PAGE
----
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Cryptic crosswords are great fun to try, but people are often put off because they just don't know where to start, and because the clues just don't seem to make sense.
I found out most of what I know about solving cryptic crosswords by trying a crossword, and then looking at the solutions, and trying to understand how the answer was arrived at, and this is probably the best way of understanding how it works, but have a read through this and see if it helps.

A brief outline of how most cryptic crossword clues work:
The clue has two parts - a definition and a cryptic part.
The cryptic part gives the letters needed to form the answer, using full words, part words, single letters & 'sounds like's, combining them using things such as anagrams, putting one bit inside another, reversing bits and other ways too, including leaving them as they are.

Here is a more comprehensive explanation:
Pretty much all clues in a cryptic crossword consist of two parts.
Aside: The skill in setting difficult crosswords is making the two parts of the clue blend together into a valid statement, which draws the solver into reading it as a whole rather than as two parts. There are occasionally clues which have just one part, where one must think laterally to solve them, but they are not usually easy to spot, and these are the ones that non-regular crossword solvers tend to get more easily, as you don't need to know any of the 'rules' or 'tricks' of cryptic crosswords to get them.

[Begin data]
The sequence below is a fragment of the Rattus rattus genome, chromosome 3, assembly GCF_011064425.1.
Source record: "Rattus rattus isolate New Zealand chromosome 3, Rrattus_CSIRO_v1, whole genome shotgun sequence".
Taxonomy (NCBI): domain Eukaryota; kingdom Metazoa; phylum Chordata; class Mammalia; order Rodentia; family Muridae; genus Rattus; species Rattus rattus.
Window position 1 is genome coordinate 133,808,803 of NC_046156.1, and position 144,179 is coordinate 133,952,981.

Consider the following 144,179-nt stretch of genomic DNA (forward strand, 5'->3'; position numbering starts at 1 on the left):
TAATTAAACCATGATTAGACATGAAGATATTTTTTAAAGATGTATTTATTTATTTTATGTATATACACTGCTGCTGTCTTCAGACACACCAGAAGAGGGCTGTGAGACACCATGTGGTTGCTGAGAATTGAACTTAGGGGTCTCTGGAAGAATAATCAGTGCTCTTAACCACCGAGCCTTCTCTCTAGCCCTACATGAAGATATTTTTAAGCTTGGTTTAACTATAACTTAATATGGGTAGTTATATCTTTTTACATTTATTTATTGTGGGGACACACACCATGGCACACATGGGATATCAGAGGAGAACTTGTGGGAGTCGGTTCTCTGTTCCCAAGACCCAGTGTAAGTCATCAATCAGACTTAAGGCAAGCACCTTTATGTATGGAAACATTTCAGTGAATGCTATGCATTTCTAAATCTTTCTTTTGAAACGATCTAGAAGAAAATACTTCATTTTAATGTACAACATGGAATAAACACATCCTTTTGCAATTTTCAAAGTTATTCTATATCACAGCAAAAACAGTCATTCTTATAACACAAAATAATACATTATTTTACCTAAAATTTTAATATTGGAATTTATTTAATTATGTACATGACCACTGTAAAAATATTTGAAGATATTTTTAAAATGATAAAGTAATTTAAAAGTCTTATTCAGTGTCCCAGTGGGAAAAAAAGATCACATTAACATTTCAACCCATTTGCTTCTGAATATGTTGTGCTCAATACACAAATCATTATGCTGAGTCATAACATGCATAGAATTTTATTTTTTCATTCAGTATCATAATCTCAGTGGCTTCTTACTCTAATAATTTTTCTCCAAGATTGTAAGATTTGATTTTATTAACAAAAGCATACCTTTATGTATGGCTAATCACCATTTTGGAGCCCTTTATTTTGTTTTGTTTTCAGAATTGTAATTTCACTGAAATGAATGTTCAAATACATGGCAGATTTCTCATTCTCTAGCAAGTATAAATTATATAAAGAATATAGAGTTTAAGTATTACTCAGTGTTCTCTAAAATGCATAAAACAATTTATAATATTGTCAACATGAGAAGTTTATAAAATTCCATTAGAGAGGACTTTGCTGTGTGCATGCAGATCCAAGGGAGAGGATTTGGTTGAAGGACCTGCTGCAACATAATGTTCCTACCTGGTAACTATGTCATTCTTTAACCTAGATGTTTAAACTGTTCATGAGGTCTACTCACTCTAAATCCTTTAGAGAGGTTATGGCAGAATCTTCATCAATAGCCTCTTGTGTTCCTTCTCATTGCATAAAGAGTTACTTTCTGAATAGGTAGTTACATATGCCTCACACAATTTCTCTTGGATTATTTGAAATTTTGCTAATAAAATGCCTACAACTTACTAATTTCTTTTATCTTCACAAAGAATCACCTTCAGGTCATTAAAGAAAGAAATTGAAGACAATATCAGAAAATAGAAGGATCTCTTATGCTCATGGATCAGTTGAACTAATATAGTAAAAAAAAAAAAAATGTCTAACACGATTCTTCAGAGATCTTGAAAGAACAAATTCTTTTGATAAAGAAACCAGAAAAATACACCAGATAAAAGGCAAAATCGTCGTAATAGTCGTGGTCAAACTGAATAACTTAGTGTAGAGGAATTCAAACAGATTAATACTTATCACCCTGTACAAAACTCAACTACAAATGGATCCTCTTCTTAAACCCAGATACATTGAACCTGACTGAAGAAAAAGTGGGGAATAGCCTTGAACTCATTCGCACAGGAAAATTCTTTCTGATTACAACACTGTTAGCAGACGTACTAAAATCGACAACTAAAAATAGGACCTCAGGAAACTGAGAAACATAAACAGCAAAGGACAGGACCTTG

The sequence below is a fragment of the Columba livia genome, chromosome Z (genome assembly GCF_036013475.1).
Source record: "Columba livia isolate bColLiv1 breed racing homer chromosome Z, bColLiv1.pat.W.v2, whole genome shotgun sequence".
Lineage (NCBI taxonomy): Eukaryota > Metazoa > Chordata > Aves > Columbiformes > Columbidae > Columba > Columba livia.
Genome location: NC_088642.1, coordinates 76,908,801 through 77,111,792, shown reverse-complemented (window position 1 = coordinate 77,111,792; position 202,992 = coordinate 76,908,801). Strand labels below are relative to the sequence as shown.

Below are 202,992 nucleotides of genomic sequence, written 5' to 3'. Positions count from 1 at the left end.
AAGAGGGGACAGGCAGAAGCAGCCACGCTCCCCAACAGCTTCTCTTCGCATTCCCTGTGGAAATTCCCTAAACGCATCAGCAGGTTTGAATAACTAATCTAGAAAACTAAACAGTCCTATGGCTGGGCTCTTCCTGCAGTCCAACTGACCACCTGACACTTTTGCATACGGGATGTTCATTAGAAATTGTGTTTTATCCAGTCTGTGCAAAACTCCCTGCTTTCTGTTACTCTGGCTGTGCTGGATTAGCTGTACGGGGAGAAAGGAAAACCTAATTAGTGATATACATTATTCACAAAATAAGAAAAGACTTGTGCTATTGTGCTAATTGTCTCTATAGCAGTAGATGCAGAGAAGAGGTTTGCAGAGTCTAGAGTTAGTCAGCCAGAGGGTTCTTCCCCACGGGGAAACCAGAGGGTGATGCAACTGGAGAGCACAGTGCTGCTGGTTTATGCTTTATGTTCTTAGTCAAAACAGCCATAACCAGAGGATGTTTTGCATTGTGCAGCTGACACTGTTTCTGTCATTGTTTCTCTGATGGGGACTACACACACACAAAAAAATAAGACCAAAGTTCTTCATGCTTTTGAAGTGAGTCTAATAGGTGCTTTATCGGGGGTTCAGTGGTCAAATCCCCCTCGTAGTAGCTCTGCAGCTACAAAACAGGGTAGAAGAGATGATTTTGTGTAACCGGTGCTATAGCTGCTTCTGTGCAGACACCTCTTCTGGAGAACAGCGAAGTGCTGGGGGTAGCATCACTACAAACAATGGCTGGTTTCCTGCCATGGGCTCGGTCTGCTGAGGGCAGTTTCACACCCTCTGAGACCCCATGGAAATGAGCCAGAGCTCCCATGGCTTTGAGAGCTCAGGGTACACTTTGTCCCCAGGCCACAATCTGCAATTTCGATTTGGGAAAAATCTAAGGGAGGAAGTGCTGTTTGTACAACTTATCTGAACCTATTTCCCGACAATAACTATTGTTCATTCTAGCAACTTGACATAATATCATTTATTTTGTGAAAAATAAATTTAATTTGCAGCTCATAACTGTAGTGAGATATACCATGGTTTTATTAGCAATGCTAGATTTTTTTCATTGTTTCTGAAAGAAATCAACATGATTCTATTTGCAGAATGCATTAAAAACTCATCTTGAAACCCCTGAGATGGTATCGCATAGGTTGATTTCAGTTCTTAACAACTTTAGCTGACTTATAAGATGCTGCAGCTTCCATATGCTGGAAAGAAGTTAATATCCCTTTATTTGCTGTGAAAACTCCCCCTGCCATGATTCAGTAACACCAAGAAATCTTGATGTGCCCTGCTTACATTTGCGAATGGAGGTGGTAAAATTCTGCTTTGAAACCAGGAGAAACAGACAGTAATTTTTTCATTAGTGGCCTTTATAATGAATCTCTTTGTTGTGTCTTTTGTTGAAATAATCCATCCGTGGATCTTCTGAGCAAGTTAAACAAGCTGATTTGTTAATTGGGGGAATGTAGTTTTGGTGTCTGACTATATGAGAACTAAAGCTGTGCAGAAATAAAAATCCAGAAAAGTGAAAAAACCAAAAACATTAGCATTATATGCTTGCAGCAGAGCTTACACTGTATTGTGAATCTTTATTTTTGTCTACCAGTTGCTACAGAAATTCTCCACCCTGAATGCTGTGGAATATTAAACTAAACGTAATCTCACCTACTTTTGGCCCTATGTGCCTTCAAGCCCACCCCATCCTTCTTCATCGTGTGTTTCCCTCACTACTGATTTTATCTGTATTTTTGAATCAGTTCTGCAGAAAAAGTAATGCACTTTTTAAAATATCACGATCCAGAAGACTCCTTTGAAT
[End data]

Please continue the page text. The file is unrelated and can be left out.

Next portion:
One of these two parts will almost always be simply a definition of the answer. These are not necessarily dictionary definitions, but are pretty accurate, and sometimes quite clever in themselves.

So essentially solving a cryptic crossword comes down to two things - splitting the clue into the correct two parts, and solving the cryptic part so that it matches the definition part. So how does one go about solving the cryptic part?